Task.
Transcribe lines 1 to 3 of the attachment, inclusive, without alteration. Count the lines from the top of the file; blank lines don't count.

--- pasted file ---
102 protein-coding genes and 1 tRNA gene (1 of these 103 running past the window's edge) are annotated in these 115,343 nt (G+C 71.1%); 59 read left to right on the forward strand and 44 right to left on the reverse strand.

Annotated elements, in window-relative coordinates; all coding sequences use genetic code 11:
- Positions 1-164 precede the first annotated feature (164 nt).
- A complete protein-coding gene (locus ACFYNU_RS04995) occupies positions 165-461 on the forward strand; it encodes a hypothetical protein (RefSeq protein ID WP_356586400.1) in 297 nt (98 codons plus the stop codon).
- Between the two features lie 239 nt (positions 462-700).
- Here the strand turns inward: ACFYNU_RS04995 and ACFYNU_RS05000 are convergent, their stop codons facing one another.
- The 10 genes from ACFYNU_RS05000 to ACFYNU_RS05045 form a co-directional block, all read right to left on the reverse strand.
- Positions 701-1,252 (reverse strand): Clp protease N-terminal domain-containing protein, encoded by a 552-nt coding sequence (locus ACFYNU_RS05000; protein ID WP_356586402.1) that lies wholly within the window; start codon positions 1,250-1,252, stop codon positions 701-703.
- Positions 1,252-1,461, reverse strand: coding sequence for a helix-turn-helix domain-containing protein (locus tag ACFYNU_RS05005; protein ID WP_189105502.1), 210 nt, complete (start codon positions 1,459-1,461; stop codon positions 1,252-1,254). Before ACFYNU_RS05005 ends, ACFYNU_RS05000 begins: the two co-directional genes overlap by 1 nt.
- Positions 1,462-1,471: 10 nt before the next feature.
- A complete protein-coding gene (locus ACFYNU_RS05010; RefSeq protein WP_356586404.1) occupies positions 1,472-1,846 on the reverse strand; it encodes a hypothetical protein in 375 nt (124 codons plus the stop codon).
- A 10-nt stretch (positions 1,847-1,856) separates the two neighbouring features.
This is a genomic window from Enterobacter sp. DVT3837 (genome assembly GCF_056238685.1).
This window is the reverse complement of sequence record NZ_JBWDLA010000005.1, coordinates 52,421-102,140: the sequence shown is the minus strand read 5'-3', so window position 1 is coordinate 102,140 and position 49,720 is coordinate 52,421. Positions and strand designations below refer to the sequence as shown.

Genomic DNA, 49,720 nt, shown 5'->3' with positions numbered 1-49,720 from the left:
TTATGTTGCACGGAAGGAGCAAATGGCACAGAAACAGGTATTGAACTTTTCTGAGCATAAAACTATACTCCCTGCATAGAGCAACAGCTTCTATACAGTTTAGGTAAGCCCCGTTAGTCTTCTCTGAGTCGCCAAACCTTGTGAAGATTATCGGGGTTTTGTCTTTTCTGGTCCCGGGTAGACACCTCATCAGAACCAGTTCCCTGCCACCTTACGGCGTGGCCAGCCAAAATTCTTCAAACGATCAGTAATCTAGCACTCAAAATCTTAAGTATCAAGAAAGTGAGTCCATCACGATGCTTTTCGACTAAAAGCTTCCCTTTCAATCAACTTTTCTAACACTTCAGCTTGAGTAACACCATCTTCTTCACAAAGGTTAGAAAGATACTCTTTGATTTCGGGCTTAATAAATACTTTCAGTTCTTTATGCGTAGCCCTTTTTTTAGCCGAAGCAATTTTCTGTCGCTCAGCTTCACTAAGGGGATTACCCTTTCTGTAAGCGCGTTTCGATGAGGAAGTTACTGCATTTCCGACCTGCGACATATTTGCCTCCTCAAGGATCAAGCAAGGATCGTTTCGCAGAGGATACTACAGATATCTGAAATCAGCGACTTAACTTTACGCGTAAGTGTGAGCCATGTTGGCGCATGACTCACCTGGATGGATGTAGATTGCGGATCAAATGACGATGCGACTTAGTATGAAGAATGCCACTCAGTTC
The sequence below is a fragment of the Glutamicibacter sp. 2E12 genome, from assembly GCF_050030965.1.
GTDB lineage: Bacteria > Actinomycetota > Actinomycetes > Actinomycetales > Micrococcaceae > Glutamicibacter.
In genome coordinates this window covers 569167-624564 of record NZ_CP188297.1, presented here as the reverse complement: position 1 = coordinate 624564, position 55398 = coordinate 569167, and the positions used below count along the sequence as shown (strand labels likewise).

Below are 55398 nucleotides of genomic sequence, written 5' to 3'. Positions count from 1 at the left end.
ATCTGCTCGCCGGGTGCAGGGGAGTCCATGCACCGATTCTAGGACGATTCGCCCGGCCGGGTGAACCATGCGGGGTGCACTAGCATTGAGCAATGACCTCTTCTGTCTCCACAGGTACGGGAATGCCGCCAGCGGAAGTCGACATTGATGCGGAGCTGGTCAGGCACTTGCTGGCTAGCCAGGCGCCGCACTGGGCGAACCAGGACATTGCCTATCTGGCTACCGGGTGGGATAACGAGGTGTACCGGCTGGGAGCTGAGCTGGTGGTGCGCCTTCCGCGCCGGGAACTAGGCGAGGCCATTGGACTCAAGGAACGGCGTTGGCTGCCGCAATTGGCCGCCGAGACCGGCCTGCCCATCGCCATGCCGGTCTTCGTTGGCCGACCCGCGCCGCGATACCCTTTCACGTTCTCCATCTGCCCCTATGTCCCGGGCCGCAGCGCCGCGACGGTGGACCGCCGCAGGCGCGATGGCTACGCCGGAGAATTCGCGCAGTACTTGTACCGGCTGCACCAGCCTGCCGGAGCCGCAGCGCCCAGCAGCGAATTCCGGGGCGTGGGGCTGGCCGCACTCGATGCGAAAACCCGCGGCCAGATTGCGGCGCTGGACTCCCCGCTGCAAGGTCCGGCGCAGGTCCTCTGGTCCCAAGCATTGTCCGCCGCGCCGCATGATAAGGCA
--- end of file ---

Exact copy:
102 protein-coding genes and 1 tRNA gene (1 of these 103 running past the window's edge) are annotated in these 115,343 nt (G+C 71.1%); 59 read left to right on the forward strand and 44 right to left on the reverse strand.

Annotated elements, in window-relative coordinates; all coding sequences use genetic code 11:
- Positions 1-164 precede the first annotated feature (164 nt).